Lung cancer is one of the most frequent cancers worldwide. According to the Robert Koch Institute (RKI) data on NSCLC in Germany, approximately 35,000 male and 20,300 female patients are newly diagnosed with lung cancer per year, with a low five year survival rate of 21% for female and 16% for male patients in 2012 [20
Approximately 40–50% of patients with NSCLC are tested in stage IV, while NSCLC includes 85% of all newly diagnosed lung cancers [21
]. Taking into account the data from the RKI and the prognosis for 2016, 85% of 55,300 patients, i.e., 47,005 patients, are likely to be diagnosed with NSCLC each year. Of those patients, 18,802–23,503 will be diagnosed in stage IV (i.e., 40–50%). Approximately half to one third of those patients will be eligible for ALK testing.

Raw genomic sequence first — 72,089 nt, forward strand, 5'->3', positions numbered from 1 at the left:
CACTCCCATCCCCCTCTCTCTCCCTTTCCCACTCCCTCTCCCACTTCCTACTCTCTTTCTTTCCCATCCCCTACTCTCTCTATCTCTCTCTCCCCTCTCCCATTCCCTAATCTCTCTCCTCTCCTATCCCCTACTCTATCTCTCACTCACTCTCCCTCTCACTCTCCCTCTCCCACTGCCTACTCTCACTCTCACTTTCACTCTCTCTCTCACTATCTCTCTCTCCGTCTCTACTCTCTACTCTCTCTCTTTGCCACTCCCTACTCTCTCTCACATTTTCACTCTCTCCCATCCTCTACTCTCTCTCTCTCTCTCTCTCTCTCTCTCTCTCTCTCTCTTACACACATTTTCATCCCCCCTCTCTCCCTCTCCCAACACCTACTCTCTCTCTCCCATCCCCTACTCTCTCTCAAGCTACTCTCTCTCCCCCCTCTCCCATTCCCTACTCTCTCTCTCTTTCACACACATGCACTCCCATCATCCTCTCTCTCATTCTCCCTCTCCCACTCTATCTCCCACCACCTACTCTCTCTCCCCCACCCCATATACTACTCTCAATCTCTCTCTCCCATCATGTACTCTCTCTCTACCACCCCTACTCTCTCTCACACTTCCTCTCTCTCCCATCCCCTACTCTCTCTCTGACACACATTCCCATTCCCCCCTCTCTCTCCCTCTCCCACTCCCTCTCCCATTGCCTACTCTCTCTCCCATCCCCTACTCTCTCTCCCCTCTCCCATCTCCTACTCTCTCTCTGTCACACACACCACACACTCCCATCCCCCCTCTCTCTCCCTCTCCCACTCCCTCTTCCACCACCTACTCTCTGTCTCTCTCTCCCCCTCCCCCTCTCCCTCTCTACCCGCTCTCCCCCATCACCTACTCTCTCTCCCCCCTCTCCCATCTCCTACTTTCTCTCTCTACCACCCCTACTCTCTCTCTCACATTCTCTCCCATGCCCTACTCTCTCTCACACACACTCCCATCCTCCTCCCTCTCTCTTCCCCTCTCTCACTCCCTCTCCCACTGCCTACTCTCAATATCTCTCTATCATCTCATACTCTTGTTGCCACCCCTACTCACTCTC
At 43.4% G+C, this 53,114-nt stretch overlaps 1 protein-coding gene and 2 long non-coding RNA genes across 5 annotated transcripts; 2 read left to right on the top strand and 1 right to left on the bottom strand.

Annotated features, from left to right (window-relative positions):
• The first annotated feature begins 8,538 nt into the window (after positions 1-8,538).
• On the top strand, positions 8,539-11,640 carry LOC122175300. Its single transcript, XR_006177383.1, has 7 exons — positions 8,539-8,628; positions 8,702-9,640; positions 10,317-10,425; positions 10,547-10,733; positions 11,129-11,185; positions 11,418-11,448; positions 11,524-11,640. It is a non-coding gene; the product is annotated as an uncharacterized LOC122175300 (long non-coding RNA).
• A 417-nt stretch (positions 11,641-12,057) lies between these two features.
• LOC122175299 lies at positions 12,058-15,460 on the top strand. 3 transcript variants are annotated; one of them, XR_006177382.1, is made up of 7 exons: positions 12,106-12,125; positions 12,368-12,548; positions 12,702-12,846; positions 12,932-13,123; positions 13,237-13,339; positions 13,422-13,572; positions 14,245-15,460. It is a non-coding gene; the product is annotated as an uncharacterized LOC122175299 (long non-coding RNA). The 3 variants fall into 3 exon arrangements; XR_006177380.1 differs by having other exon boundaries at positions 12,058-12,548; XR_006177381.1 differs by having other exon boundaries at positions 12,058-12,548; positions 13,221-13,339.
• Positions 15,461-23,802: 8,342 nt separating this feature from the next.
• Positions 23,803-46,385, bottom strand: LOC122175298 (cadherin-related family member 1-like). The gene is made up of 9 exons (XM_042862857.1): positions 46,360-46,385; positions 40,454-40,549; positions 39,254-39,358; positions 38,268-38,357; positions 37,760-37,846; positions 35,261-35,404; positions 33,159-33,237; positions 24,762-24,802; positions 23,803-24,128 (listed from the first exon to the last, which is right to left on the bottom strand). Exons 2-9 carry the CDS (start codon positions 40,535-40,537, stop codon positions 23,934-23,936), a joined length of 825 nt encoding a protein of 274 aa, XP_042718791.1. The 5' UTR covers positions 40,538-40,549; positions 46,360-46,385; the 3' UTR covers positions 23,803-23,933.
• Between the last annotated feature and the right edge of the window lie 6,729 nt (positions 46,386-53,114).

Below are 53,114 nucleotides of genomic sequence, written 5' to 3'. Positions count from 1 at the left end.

As shown recently, ALK testing methods require significant improvement: von Laffert and colleagues have shown that, in up to 10 percent of clinical cases, ALK diagnostics were incorrect in up to 40% of pathology departments, although in most cases FDA-approved methods were used [22
]. This diagnostic challenge is complicated by the fact that there is an increasing number of identified ALK variants in NSCLC for which the prevalence, the treatment response, and clinical significance remain unknown [1
]. Whilst the overall positivity rate of mutated ALK in NSCLC is published as being between 2 and 7 percent, the response rate to the ALK inhibitor Crizotinib was described as 57%, with a remarkably high rate of progression-free survival of 72% after 6 months of ALK-inhibitor therapy [17